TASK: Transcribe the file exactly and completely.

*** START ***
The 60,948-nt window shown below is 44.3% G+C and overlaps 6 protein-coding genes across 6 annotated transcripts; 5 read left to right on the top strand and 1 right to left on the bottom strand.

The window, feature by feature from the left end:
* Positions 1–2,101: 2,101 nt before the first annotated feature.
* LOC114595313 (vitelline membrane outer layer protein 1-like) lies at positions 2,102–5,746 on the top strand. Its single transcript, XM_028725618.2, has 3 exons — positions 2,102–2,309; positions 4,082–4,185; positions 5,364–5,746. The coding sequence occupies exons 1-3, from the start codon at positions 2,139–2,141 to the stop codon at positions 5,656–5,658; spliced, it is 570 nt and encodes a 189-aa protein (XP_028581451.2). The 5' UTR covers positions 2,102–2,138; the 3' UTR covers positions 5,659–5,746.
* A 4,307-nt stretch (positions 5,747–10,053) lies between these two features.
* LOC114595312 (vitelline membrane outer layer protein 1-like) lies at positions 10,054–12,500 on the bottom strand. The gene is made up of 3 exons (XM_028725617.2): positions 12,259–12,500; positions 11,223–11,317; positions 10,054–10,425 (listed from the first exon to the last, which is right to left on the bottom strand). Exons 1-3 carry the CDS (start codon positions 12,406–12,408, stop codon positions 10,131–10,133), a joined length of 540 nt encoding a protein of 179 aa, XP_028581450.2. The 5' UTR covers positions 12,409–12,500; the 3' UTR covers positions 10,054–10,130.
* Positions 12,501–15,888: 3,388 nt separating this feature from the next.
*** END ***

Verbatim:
The 60,948-nt window shown below is 44.3% G+C and overlaps 6 protein-coding genes across 6 annotated transcripts; 5 read left to right on the top strand and 1 right to left on the bottom strand.

The window, feature by feature from the left end:
* Positions 1–2,101: 2,101 nt before the first annotated feature.
* LOC114595313 (vitelline membrane outer layer protein 1-like) lies at positions 2,102–5,746 on the top strand. Its single transcript, XM_028725618.2, has 3 exons — positions 2,102–2,309; positions 4,082–4,185; positions 5,364–5,746. The coding sequence occupies exons 1-3, from the start codon at positions 2,139–2,141 to the stop codon at positions 5,656–5,658; spliced, it is 570 nt and encodes a 189-aa protein (XP_028581451.2). The 5' UTR covers positions 2,102–2,138; the 3' UTR covers positions 5,659–5,746.
* A 4,307-nt stretch (positions 5,747–10,053) lies between these two features.
* LOC114595312 (vitelline membrane outer layer protein 1-like) lies at positions 10,054–12,500 on the bottom strand. The gene is made up of 3 exons (XM_028725617.2): positions 12,259–12,500; positions 11,223–11,317; positions 10,054–10,425 (listed from the first exon to the last, which is right to left on the bottom strand). Exons 1-3 carry the CDS (start codon positions 12,406–12,408, stop codon positions 10,131–10,133), a joined length of 540 nt encoding a protein of 179 aa, XP_028581450.2. The 5' UTR covers positions 12,409–12,500; the 3' UTR covers positions 10,054–10,130.
* Positions 12,501–15,888: 3,388 nt separating this feature from the next.